A weed-sniffing border collie is helping officials in Montana hunt down a noxious weed found on Mount Sentinel in Missoula.

Seamus, 3, is trained to hunt Dyer's woad, which occurs in only seven places in the state.

"I feel we're so close to getting rid of the thing," Marilyn Marler, the University of Montana's natural area specialist says.

Seamus is part of a team of nine dogswith Bozeman-based Working Dogs for Conservation. All came from animal shelters.

"He's a great dog," said Alice Whitelaw, one of the co-founders of the program and the program director. "He's very sweet."

She said a family with small children dropped him off at a shelter.

"I don't think they were prepared to deal with the high level of energy and activity with a dog like Seamus," she said. "They're not your typical dog that's going to come in and lie on the couch. They need a job."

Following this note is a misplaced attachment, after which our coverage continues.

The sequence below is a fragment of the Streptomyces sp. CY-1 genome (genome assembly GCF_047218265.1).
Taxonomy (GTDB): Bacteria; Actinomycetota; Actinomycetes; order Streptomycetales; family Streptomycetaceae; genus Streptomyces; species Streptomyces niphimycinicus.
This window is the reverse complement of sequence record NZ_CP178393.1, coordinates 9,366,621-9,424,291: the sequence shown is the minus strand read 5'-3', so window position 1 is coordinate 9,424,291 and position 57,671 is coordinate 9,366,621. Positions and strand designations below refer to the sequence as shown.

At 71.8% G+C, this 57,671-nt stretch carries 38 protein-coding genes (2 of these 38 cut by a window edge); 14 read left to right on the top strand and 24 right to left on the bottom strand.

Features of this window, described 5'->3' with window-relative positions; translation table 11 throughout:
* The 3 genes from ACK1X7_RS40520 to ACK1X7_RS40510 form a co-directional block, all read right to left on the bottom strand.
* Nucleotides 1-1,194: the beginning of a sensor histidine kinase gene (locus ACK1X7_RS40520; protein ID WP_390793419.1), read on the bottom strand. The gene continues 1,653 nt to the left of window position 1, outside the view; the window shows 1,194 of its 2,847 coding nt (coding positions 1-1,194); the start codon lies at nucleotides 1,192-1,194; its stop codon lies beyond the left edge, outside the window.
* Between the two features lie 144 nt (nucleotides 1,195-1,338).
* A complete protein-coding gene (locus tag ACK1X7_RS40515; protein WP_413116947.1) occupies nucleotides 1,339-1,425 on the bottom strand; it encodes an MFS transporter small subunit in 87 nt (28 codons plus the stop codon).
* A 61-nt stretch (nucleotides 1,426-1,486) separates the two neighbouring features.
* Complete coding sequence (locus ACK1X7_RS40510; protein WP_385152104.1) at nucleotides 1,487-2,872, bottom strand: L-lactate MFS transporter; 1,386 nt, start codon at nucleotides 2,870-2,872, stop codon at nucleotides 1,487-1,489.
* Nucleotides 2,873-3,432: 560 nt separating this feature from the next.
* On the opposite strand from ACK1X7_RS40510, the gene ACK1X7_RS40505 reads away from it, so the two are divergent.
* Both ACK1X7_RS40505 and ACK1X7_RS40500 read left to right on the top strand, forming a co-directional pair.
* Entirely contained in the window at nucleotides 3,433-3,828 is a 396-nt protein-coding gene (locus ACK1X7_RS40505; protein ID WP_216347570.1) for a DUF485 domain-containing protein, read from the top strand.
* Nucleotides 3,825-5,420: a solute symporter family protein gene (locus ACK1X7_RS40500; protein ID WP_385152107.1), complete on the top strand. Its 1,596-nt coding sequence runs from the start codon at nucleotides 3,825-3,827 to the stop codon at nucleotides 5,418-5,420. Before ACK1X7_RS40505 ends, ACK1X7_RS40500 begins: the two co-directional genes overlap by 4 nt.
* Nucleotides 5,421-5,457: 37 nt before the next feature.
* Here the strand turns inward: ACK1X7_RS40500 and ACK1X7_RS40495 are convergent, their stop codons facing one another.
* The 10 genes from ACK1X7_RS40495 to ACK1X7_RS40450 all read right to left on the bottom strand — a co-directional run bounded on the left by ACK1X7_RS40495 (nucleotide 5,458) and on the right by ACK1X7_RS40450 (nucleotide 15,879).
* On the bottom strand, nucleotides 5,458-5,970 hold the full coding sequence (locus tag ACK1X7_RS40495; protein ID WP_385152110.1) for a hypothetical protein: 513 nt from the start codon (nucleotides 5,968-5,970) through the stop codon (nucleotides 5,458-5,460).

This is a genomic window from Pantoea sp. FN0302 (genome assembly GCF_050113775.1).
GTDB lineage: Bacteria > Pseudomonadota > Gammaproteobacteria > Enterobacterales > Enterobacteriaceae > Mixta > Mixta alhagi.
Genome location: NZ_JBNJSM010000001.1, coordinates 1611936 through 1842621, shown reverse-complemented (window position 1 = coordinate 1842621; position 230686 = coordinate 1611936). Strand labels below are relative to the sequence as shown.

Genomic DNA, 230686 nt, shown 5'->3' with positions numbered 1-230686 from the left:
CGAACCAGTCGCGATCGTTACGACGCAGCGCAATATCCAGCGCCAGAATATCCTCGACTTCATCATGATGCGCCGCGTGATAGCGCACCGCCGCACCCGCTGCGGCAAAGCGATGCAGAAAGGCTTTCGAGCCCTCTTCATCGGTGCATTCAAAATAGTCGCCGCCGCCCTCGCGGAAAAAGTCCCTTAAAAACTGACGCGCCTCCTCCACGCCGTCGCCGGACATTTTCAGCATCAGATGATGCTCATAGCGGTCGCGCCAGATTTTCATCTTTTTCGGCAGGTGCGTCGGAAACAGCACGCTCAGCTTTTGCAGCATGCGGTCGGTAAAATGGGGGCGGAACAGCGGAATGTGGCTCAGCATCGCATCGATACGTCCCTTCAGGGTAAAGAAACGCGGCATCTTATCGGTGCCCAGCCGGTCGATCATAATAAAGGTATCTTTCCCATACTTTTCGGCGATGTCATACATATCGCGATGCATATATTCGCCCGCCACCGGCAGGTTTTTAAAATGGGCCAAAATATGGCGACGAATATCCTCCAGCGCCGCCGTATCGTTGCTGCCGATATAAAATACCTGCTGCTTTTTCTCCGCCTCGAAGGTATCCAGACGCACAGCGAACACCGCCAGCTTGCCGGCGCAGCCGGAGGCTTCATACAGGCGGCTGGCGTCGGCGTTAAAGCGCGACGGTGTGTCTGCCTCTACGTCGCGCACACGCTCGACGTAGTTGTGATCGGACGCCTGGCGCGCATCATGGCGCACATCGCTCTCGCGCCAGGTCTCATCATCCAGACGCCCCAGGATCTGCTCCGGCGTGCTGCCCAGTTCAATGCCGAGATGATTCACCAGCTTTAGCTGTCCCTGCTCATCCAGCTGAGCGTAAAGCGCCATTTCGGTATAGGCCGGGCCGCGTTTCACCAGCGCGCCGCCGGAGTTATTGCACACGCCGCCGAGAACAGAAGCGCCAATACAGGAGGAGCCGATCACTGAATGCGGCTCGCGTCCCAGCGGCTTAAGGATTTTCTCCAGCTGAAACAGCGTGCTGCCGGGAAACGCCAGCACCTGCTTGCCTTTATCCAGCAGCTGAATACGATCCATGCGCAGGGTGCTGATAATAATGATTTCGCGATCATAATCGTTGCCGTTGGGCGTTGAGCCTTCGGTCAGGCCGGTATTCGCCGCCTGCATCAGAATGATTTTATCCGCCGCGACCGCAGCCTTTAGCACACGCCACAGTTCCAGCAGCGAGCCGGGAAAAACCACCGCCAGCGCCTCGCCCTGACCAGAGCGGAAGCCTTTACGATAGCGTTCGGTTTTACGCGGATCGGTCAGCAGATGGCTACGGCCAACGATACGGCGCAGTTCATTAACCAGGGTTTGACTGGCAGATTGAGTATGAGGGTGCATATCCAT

For Seamus that job involves finding Dyer's woad.

Officials say the eradication of Dyer's woad in Montana is possible. Most of the Dyer's woad on Mount Sentinel has already been removed after 14 years of pulling and spraying, eliminating hundreds of plants.

But officials said the plants are now harder to find, especially when the plants aren't flowering. They said all the plants must be located because each can produce 400 seeds.

"It looks like every other plant on the hill," said Dalit Guscio, a conservation dog handler.

That's where Seamus comes in with his work ethic and intense sense of smell. He can track the weed's scent better than a person can find the plant visually.

Megan Parker of Working Dogs for Conservation said dogs in the program tend to be toy-crazy, hyper dogs, which she noted can sometimes make those dogs not the best family pets.

She said the group tests up to 2,000 dogs before finding one that can do the job.

Other dogs in the program hunt other items. One dog, a Belgian malinois named Pepin, can track six scents: snow leopard, lynx, grizzly bear, black bear, wolverine and Dyer's woad.

Story From The Associated Press